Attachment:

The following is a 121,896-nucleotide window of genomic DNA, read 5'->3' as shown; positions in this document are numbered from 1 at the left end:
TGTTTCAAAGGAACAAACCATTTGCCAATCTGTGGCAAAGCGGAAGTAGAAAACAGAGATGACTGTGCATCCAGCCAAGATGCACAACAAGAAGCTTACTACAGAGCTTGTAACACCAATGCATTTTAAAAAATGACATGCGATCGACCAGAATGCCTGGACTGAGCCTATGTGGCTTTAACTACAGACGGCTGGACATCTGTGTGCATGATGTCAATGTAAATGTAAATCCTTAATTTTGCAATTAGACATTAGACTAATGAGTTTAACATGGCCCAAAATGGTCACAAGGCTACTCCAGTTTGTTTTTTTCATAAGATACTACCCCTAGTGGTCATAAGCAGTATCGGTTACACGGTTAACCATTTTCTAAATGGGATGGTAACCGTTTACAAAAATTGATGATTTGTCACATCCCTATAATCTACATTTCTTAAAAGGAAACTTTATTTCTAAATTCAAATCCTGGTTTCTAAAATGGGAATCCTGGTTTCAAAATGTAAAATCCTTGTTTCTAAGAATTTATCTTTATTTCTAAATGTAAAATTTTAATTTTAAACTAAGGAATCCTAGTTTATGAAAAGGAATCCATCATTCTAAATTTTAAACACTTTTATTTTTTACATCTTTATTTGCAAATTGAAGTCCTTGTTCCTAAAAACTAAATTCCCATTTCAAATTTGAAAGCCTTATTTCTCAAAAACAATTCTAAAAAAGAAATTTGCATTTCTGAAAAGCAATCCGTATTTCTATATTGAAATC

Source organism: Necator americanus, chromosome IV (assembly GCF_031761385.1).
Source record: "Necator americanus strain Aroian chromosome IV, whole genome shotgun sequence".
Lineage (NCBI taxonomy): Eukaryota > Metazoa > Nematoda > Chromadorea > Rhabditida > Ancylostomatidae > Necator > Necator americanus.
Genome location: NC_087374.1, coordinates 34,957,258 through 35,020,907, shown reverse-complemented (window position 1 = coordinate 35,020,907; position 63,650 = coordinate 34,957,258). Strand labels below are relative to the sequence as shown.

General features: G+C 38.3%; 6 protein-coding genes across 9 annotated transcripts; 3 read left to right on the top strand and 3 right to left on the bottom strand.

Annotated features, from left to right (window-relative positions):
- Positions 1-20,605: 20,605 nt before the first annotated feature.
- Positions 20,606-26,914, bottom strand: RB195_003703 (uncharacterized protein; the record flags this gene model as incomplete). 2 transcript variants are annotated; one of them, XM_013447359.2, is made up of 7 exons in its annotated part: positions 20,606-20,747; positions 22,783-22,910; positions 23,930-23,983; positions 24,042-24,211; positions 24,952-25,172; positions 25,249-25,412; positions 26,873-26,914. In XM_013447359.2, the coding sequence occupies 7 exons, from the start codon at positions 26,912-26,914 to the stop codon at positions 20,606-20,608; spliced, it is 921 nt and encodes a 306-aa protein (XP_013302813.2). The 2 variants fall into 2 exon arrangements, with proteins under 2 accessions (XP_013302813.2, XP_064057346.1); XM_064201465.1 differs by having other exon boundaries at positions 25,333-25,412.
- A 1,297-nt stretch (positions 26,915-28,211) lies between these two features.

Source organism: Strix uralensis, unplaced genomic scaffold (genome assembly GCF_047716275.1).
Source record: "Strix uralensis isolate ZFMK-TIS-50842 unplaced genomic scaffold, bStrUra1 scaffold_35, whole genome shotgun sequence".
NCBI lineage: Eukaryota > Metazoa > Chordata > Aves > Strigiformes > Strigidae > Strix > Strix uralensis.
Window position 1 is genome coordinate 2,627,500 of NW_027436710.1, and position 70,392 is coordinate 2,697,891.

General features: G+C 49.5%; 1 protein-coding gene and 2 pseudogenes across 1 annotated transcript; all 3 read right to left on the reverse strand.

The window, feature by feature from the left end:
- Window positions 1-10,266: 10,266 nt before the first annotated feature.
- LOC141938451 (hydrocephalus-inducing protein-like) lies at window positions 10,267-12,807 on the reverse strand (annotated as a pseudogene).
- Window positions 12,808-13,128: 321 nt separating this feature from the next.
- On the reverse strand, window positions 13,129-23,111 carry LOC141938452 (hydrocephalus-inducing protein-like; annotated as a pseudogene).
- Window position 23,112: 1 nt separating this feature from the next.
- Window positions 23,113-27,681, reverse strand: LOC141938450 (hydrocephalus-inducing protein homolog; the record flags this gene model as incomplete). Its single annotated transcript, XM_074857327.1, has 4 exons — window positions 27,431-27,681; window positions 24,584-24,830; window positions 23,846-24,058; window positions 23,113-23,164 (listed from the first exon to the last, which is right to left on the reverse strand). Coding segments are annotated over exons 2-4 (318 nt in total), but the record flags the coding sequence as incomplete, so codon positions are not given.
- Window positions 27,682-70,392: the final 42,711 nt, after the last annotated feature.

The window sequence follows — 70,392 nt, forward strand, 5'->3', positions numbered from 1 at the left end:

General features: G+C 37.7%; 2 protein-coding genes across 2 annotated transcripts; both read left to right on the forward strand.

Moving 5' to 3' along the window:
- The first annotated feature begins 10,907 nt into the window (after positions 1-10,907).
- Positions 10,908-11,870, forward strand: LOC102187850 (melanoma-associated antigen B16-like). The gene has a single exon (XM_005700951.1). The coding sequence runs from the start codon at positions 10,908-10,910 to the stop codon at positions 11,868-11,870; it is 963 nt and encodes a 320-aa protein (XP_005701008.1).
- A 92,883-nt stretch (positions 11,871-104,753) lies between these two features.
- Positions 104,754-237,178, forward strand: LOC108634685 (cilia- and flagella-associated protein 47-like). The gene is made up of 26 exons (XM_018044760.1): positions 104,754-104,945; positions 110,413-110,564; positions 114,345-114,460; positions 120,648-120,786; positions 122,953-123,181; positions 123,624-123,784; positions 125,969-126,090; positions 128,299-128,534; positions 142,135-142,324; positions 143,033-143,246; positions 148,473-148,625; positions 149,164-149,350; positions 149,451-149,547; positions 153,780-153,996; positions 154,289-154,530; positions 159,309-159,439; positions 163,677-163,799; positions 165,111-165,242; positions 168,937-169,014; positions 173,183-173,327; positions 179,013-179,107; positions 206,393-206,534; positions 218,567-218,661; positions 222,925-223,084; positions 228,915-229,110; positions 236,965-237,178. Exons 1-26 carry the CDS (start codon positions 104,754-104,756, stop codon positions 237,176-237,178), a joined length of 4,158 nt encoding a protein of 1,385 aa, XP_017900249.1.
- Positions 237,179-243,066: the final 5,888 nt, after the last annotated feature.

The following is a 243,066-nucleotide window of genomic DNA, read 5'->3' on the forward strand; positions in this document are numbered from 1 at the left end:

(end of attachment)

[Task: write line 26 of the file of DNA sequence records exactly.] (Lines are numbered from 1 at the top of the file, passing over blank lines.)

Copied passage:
General features: G+C 37.7%; 2 protein-coding genes across 2 annotated transcripts; both read left to right on the forward strand.